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What Did I Just Learn From MBA Candidates?

By May 8, 2010July 15th, 2018Continuous Improvement, Learn!

I just learned what I know is an important lesson.  I’m still trying to figure out exactly what it is though, and what to do with it.  First, some background…

My extra-business passion is trying to make Acworth, my adopted home town in Cobb County GA, the coolest community there is.  I’ve chosen to help do so by serving on the board of the Cobb Symphony Orchestra.  In that role, I’ve had the great good fortune of meeting and working with Dr. Tim Blumentritt, the Director of the MBA program at Kennesaw State University’s Coles School of Business.  He engineered and executed a new independent study course for MBA candidates to learn via real-world consulting for a non-profit organization.   Tiffany Tooley, Calder Harris, Monique Wilson, Rachel Godbee & Marlan Crawford delivered nothing less than an extraordinary result.  THANK YOU!

I’ll “wax eloquent” on the CSO’s blog about their amazing contribution, but here on the SPE blog, I’ll stick to B2B selling and the power of the E-Rep.  (Click here for more on what I mean by that.)

OK, finally, here’s what has me scratching my head.  One-on-one after the final presentation (at an Irish pub on Cinco De Mayo) one of the things Tim asked was what I’d change if I had a do-over.  I told him my regret was the limited amount of time I had been able to invest in talking to these 5 great scholars.  Tim screwed up his face and said that all five were really jazzed about how I had been so “available and responsive.”  Huh???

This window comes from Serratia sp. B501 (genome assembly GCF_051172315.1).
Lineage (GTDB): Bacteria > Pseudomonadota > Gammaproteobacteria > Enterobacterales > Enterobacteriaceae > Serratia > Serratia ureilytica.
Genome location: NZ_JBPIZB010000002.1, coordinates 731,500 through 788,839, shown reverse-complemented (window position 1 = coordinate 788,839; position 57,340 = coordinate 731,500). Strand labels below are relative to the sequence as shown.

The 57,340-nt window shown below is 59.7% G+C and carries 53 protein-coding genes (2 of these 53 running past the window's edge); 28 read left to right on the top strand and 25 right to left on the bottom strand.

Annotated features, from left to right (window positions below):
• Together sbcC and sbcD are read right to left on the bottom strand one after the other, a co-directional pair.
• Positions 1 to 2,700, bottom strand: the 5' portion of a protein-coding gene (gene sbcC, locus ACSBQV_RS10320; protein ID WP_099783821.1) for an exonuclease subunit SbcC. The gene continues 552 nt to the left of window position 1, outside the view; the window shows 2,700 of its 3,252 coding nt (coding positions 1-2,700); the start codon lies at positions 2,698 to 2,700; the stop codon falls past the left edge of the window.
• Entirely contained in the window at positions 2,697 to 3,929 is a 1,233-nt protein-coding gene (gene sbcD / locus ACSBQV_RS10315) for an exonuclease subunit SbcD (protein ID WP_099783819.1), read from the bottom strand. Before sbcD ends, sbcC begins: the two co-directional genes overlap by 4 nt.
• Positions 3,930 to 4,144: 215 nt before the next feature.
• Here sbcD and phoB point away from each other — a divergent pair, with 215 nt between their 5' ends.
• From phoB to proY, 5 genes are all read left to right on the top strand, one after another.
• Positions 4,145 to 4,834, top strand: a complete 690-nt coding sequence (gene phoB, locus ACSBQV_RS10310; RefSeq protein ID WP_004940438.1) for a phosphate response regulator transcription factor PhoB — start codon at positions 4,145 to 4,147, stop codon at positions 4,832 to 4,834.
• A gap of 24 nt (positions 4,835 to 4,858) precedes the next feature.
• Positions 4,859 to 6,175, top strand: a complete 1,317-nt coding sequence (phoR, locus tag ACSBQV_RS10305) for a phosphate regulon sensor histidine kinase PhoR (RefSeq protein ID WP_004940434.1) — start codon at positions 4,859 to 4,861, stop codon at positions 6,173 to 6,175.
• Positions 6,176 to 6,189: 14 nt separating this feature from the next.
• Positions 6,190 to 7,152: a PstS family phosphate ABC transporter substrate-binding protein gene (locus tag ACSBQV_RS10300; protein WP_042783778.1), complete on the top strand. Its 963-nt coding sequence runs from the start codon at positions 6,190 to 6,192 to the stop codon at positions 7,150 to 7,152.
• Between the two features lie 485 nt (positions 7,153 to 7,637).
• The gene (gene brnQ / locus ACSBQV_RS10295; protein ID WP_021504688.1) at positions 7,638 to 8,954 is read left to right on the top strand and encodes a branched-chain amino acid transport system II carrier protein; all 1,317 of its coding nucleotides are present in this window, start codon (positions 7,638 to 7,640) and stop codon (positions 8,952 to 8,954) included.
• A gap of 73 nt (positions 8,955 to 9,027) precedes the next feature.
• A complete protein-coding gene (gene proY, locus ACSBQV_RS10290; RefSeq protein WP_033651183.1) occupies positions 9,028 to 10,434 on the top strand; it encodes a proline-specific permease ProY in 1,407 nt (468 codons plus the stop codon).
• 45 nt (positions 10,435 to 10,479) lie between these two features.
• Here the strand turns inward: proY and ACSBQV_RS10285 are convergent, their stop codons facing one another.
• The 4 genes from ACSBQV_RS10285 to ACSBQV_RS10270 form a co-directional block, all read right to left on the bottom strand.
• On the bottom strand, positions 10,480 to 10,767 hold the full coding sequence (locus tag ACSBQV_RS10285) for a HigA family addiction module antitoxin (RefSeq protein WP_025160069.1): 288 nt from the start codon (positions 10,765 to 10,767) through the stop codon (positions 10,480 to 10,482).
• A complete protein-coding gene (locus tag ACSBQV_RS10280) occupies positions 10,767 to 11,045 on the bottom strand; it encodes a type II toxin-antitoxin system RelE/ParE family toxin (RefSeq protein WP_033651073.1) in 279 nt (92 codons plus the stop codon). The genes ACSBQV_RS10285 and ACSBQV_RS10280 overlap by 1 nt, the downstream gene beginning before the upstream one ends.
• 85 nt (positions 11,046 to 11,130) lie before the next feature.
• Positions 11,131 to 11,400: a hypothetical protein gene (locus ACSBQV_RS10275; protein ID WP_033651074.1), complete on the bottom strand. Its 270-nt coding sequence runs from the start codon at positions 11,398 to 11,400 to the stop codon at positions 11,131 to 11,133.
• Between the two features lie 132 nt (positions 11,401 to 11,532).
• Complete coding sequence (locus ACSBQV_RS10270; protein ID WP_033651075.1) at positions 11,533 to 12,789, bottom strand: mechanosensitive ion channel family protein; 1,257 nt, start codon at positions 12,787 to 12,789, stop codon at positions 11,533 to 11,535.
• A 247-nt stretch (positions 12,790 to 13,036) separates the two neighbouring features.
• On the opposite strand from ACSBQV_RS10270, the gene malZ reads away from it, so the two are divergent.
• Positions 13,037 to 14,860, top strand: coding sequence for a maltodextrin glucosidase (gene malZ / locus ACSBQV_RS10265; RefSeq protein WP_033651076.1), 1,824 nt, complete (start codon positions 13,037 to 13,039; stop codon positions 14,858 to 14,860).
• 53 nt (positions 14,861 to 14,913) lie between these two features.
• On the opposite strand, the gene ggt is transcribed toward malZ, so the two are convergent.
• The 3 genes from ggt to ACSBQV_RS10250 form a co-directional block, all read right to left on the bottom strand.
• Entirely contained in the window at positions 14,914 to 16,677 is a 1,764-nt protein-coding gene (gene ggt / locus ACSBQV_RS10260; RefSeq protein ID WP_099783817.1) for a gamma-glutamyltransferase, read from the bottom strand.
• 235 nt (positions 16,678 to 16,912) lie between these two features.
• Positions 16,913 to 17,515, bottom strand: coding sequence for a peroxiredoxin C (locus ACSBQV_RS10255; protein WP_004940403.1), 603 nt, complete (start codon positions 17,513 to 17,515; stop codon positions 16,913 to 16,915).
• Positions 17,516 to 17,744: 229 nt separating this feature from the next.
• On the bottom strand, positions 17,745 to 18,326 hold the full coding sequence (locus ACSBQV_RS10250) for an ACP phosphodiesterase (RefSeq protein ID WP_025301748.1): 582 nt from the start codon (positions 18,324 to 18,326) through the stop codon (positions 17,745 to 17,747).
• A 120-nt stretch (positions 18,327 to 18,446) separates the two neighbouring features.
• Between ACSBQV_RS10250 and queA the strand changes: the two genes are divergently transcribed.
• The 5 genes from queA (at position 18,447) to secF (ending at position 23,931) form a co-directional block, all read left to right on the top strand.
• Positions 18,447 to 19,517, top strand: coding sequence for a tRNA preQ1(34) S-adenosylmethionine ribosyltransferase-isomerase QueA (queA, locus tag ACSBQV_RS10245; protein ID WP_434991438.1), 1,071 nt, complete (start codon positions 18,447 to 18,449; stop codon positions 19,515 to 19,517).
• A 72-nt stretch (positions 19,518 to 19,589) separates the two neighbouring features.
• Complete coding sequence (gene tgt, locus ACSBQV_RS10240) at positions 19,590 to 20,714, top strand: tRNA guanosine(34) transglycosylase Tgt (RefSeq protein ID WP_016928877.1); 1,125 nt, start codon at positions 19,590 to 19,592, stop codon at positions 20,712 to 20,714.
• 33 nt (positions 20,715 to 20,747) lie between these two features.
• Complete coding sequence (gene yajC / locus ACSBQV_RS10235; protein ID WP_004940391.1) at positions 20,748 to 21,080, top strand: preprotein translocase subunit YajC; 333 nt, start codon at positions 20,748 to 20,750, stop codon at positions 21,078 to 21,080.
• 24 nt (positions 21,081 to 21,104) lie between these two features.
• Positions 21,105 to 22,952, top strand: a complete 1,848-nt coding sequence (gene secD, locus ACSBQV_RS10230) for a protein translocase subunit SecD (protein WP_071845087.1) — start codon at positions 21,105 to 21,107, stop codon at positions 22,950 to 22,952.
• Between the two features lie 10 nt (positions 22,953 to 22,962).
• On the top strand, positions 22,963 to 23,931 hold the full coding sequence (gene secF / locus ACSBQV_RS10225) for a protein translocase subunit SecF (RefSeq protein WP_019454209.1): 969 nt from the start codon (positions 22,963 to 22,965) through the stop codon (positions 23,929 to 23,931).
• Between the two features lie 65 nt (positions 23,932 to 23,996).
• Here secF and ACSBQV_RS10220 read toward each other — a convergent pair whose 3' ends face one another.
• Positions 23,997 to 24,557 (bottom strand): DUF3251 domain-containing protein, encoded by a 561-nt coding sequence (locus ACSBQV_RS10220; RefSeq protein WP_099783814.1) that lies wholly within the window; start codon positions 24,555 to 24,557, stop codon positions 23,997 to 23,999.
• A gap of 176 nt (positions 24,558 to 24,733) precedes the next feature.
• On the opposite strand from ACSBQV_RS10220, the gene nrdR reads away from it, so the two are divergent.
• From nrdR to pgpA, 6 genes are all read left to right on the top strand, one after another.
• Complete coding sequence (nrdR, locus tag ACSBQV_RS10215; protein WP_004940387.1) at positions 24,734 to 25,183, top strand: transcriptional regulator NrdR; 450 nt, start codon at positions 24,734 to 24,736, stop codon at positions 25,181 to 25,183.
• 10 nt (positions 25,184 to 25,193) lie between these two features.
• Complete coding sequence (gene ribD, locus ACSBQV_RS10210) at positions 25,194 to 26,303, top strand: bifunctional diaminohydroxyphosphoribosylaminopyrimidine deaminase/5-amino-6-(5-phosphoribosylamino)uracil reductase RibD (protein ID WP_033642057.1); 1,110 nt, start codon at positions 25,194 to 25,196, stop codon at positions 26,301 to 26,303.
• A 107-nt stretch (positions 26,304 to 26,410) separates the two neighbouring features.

My perception and their perception were 180 degrees out of sync.

How can this be?  Well, they’re all 20 or 30 something.  I’m 56.  I’ve made my living connecting and working face-to-face.  What to me were impersonal, cryptic, electronic responses to questions and requests were evidently business-as-usual for them.  They’re obviously WAY better at connecting, communicating and producing results using web 2.0 & social media tools.   Should I be impressed with myself?  Or I am really just another baby-boomer who only thinks he “gets” it?  Is it possible that I’m “wasting” a lot of time doing so much of my business face-to-face?  What exactly is the lesson here?

Join the discussion 2 Comments

  • I think what it comes down to is that communication, or the art of communicating, is subjective. We each have our own idea about how much information we need and how/when we’d like to receive it. In light of the instantaneous access we now have to all sorts of information, courtesy of this world wide web of data, you can see how this way of thinking about communication becomes even more relevant. The real key to successful communication is in understanding who you’re communicating to and how they prefer to communicate. If your clients prefer f2f time, than most likely you’re doing exactly what you need to meet your clients’ needs and get the job done.

    • Tiffany – You’re right, of course. What fascinates me is that for years & years I’ve been in the habit of asking my customers their preferred means of communication. A bit embarrassing that I never asked that simple question of the KSU team. Luckily stumbled blindly down the right path! – Todd

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